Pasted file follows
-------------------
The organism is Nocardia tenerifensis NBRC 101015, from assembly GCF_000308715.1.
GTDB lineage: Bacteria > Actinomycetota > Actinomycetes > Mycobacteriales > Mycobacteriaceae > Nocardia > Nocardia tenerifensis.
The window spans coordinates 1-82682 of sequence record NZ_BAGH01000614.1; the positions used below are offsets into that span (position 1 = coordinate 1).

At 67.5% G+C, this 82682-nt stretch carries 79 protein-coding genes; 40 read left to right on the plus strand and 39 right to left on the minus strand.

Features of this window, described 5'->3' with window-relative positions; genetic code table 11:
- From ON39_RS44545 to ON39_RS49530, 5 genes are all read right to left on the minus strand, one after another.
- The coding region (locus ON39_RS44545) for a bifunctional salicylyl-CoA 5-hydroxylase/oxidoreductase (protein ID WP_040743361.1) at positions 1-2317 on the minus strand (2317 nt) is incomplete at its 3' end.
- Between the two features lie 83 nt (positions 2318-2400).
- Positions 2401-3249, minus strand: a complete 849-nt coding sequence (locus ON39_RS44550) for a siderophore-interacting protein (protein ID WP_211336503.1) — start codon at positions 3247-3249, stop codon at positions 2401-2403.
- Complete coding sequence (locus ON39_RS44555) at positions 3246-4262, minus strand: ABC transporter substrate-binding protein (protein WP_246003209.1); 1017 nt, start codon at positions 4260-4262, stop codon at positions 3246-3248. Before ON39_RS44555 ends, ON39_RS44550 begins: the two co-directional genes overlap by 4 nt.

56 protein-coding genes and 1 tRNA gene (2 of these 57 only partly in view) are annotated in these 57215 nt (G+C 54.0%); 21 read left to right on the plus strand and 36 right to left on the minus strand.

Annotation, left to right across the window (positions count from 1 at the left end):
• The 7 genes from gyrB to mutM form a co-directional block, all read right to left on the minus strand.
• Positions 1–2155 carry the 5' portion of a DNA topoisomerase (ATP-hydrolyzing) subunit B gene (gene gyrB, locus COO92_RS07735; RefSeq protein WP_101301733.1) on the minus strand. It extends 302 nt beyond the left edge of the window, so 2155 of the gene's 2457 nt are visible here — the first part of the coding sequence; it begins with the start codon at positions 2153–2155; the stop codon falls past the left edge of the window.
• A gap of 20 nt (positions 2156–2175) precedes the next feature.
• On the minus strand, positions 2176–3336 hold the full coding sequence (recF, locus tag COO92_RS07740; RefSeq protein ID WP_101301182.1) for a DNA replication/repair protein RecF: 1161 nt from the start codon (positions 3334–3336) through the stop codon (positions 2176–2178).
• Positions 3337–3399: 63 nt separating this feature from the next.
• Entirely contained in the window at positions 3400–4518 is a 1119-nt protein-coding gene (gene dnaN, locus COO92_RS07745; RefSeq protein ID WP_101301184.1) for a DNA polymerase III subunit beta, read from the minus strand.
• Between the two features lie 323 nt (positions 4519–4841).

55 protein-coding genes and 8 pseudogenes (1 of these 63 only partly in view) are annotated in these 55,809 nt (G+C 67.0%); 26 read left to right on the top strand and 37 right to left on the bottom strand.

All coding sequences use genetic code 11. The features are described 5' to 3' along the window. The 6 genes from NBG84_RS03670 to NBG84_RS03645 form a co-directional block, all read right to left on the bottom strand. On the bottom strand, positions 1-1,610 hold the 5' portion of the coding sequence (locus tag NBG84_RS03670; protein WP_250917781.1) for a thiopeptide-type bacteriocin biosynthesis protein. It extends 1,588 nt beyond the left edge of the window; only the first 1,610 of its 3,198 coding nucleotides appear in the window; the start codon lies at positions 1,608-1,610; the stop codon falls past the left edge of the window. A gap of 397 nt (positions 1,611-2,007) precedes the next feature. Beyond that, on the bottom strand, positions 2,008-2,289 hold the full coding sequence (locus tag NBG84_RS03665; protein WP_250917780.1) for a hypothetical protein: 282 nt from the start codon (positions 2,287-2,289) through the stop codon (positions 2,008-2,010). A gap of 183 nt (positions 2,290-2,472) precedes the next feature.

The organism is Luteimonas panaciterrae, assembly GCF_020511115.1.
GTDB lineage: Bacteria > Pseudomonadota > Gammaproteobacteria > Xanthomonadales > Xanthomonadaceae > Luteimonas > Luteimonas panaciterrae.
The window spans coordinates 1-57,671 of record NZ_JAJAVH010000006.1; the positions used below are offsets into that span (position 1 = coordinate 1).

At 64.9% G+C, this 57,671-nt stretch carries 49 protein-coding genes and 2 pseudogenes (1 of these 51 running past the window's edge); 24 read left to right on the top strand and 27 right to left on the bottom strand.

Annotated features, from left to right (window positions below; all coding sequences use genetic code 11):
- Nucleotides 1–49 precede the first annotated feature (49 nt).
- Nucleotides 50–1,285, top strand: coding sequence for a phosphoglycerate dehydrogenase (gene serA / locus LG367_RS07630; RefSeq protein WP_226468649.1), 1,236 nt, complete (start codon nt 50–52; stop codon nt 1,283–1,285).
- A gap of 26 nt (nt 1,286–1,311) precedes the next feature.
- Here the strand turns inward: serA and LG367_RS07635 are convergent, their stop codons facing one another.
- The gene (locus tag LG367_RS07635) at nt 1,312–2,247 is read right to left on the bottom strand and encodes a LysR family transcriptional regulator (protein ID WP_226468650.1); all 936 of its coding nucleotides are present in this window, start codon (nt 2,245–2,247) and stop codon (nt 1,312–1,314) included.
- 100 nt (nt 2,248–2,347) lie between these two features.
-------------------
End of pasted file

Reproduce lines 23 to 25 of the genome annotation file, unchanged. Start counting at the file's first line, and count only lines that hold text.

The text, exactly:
GTDB lineage: Bacteria > Pseudomonadota > Gammaproteobacteria > Xanthomonadales > Xanthomonadaceae > Luteimonas > Luteimonas panaciterrae.
The window spans coordinates 1-57,671 of record NZ_JAJAVH010000006.1; the positions used below are offsets into that span (position 1 = coordinate 1).

At 64.9% G+C, this 57,671-nt stretch carries 49 protein-coding genes and 2 pseudogenes (1 of these 51 running past the window's edge); 24 read left to right on the top strand and 27 right to left on the bottom strand.